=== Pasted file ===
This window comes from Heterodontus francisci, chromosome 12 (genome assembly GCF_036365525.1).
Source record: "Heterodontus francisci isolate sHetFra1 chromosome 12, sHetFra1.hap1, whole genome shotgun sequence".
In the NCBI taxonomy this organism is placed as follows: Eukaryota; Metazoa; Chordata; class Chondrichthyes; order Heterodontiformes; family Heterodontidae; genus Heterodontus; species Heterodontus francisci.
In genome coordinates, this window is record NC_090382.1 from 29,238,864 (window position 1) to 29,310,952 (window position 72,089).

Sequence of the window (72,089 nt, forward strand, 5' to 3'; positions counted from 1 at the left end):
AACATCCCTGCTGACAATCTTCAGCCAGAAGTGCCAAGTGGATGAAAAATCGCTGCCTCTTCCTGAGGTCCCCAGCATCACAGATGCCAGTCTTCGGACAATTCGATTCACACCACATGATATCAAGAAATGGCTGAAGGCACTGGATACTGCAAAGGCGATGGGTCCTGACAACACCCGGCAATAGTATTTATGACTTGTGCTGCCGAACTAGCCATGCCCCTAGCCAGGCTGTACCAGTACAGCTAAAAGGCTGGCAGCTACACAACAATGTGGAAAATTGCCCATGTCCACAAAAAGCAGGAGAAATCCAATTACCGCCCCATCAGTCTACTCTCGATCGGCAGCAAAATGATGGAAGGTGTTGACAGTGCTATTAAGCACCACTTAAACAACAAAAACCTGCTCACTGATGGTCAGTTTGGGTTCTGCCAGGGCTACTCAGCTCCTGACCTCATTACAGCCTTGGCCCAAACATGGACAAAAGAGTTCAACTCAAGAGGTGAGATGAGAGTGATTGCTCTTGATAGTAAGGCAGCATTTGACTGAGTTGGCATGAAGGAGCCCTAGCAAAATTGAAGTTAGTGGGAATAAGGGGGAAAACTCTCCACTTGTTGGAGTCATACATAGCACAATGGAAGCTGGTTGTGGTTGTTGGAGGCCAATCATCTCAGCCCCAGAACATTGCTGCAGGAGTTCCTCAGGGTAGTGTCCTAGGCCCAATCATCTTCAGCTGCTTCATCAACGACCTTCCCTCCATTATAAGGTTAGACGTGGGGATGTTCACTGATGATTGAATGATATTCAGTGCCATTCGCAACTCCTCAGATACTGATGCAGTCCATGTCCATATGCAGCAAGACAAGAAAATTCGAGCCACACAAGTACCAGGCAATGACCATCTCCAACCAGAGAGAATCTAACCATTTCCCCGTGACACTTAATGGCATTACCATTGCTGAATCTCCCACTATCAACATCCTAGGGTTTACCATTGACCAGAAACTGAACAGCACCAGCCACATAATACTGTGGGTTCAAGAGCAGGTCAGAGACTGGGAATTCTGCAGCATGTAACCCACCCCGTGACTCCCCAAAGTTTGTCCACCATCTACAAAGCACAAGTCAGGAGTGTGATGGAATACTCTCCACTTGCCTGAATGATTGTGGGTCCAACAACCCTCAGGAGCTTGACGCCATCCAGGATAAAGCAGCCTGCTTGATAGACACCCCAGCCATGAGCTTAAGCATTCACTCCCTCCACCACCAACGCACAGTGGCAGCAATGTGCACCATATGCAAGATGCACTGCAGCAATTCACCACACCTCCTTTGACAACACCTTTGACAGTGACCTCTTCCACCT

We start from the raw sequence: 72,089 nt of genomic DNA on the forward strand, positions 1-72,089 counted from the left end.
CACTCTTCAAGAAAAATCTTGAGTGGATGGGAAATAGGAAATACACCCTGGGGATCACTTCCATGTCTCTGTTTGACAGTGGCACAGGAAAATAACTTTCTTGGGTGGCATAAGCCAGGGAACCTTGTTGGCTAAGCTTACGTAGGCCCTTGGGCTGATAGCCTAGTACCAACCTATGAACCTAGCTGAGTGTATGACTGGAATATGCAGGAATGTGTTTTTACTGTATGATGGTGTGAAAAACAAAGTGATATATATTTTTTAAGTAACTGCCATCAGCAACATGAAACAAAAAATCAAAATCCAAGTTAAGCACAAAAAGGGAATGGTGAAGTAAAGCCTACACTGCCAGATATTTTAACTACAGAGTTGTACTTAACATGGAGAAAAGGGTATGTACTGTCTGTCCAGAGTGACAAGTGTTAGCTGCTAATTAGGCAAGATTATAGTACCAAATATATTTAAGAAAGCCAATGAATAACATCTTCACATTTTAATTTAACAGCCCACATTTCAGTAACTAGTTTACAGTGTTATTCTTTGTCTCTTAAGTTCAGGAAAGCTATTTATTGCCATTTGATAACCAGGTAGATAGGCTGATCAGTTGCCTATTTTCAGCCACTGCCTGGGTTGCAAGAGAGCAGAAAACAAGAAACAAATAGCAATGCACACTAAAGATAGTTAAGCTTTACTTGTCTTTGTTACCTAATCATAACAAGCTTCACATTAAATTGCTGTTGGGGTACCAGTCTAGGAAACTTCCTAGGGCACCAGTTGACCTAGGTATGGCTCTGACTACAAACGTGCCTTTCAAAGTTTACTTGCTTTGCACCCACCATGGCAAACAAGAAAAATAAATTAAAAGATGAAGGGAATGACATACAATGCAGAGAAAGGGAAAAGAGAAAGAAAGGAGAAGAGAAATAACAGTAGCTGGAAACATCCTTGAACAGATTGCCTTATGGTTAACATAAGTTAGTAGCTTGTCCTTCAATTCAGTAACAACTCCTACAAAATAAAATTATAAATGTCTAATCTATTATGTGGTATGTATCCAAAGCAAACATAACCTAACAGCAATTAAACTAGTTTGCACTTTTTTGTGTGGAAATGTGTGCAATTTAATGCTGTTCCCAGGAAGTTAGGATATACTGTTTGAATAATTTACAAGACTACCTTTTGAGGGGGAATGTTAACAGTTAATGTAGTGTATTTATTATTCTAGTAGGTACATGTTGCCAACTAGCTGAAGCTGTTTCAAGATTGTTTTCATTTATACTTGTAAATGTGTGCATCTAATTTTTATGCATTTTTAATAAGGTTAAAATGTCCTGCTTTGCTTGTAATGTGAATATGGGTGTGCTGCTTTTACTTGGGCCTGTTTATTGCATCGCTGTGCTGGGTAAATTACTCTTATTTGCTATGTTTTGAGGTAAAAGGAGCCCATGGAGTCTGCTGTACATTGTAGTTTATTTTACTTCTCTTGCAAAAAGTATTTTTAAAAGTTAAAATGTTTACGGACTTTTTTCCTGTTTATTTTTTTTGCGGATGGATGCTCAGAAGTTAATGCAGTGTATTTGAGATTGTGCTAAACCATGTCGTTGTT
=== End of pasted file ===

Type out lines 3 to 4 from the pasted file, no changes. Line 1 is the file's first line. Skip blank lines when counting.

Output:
In the NCBI taxonomy this organism is placed as follows: Eukaryota; Metazoa; Chordata; class Chondrichthyes; order Heterodontiformes; family Heterodontidae; genus Heterodontus; species Heterodontus francisci.
In genome coordinates, this window is record NC_090382.1 from 29,238,864 (window position 1) to 29,310,952 (window position 72,089).